This is a genuine and fun look at independent filmmaking with behind the scenes footage and comments by writer / director Lowell Dean, the producers, D.P., production designer, props master, set decorator, costume designer, the FX artist, the fight coordinator and cast members Lou Fafard, James Whittingham, Jonathan Cherry, Aiden Devine, Amy Matysio, Sarah Lind, Corine Conley and Jesse Moss. Topics covered include the quite unique funding model, the casting, practical effects, stunts, shooting in a blizzard, prosthetics, sound mixing, post-production and reaction to the film. The film actually started with the filming of a concept trailer (included in extras) for funding pitches: this contains scenes that were not in the final film, such as a bar fight!

Director’s Commentary

     Writer / director Lowell Dean and FX artist Emersen Ziffle sit together and chat about the origins of the film, previous collaborations, the cast, the shoot, the music and a few other things. Their commentary is not technical, they do say they “like this” a bit but they indicate continuity errors, mistakes and things they would do differently. As well, they point out clues embedded in the film about the identity of the Shape-shifters that I certainly did not notice on my first watch of the film. Well worth a listen.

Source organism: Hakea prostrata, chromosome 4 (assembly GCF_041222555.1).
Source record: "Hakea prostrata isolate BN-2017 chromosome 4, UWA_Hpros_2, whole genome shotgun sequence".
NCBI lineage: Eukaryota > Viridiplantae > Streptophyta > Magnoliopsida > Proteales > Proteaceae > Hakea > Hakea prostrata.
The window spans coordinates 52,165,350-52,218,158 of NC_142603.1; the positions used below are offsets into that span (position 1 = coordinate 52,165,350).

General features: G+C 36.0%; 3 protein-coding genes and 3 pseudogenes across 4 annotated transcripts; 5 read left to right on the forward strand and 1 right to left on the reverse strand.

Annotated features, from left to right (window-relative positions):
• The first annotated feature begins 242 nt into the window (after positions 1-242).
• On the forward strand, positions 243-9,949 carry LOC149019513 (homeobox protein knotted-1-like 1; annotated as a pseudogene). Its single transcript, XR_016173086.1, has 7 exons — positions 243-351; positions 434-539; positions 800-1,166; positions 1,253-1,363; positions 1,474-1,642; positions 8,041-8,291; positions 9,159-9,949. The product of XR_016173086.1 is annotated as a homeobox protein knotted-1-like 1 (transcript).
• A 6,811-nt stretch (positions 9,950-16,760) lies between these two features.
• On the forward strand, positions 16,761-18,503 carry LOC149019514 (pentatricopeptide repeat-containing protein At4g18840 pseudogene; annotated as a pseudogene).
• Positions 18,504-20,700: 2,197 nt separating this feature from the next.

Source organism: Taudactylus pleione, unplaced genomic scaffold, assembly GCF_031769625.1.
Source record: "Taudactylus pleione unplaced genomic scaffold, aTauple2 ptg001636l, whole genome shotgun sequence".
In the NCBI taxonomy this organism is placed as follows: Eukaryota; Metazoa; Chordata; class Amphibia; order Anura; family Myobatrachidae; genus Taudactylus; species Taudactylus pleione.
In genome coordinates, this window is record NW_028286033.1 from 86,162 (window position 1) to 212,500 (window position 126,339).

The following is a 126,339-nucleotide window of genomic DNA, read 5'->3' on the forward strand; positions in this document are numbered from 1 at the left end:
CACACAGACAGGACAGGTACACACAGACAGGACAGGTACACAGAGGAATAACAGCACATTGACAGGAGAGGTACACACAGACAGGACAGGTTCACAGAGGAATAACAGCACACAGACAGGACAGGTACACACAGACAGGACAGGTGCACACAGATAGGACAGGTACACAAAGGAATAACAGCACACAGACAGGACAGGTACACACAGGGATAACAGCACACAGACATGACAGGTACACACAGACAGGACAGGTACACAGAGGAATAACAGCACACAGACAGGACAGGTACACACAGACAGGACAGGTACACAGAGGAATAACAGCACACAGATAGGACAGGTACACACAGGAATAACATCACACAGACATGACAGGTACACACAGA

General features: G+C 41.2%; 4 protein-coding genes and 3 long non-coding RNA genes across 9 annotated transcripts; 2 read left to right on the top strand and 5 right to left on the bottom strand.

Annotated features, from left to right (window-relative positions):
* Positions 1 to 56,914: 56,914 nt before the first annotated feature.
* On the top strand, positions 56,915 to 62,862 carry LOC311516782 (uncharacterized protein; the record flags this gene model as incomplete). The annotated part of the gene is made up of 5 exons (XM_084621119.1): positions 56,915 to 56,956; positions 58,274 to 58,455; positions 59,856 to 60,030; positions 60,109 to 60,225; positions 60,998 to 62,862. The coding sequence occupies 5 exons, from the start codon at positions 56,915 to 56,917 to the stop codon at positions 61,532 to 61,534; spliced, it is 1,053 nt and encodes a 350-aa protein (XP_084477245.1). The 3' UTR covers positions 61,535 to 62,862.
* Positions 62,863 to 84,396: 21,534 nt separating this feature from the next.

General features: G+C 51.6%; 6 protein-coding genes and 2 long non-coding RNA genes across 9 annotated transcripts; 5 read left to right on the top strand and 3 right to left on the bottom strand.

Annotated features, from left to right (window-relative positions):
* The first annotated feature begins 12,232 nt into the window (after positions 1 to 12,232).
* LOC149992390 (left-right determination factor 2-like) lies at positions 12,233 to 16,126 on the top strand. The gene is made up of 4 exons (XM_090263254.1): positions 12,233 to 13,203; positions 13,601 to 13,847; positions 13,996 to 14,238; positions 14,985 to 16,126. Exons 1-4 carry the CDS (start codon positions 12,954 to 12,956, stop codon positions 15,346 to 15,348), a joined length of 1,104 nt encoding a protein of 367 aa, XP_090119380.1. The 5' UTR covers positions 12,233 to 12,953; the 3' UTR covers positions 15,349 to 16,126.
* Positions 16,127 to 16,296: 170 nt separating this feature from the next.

Gag Reel (3:02)

    Nothing funny. Stuff-ups and a number of alternate takes with a large prosthetic p****.

Promo Clips (10:58)

     Writer / director Lowell Dean and producer Bernie Hernando feature in 6 tongue in cheek promotions for the film, and a trailer.

WolfCop Music Video (2:42)

    This song Henry by Rah Rah is one of the most amateurish music videos you can see, which is saying something.

Banff Film Festival Feature (1:47)

     A pitch for funding by the WolfCop team, and others seeking to fund films, at the Banff World Media Festival.

Talent Showcase (11:49)

     Decidedly strange. This consists of 7 short illustrated short films, on various subjects, by Drew Campbell. Not sure of the connection, if any, with WolfCop.

R4 vs R1

NOTE: To view non-R4 releases, your equipment needs to be multi-zone compatible and usually also NTSC compatible.

     The Region A Blu-ray release of WolfCop is not due until May 2015. I have not been able to find a review of the Region B UK release; it looks to have a range of extras although the commentary is not mentioned. I think it would be hard to be better than our release, unless it is in 1080p.


     WolfCop is a cult hit in the making. It is a B grade, low budget comedy / horror film that features gory violence, sex, nudity and an over the top plot. It is silly, very funny and hugely entertaining and I had a blast. WolfCop II is apparently on the way.

     Despite being 1080i and Dolby Digital the video and audio are fine. The extras are extensive and mostly worthwhile.

Ratings (out of 5)


© Ray Nyland (the bio is the thing)
Monday, February 09, 2015
Review Equipment
DVDSony BDP-S580, using HDMI output
DisplayLG 55inch HD LCD. This display device has not been calibrated. This display device is 16x9 capable. This display device has a maximum native resolution of 1080p.
Audio DecoderNAD T737. This audio decoder/receiver has not been calibrated.
AmplificationNAD T737
SpeakersStudio Acoustics 5.1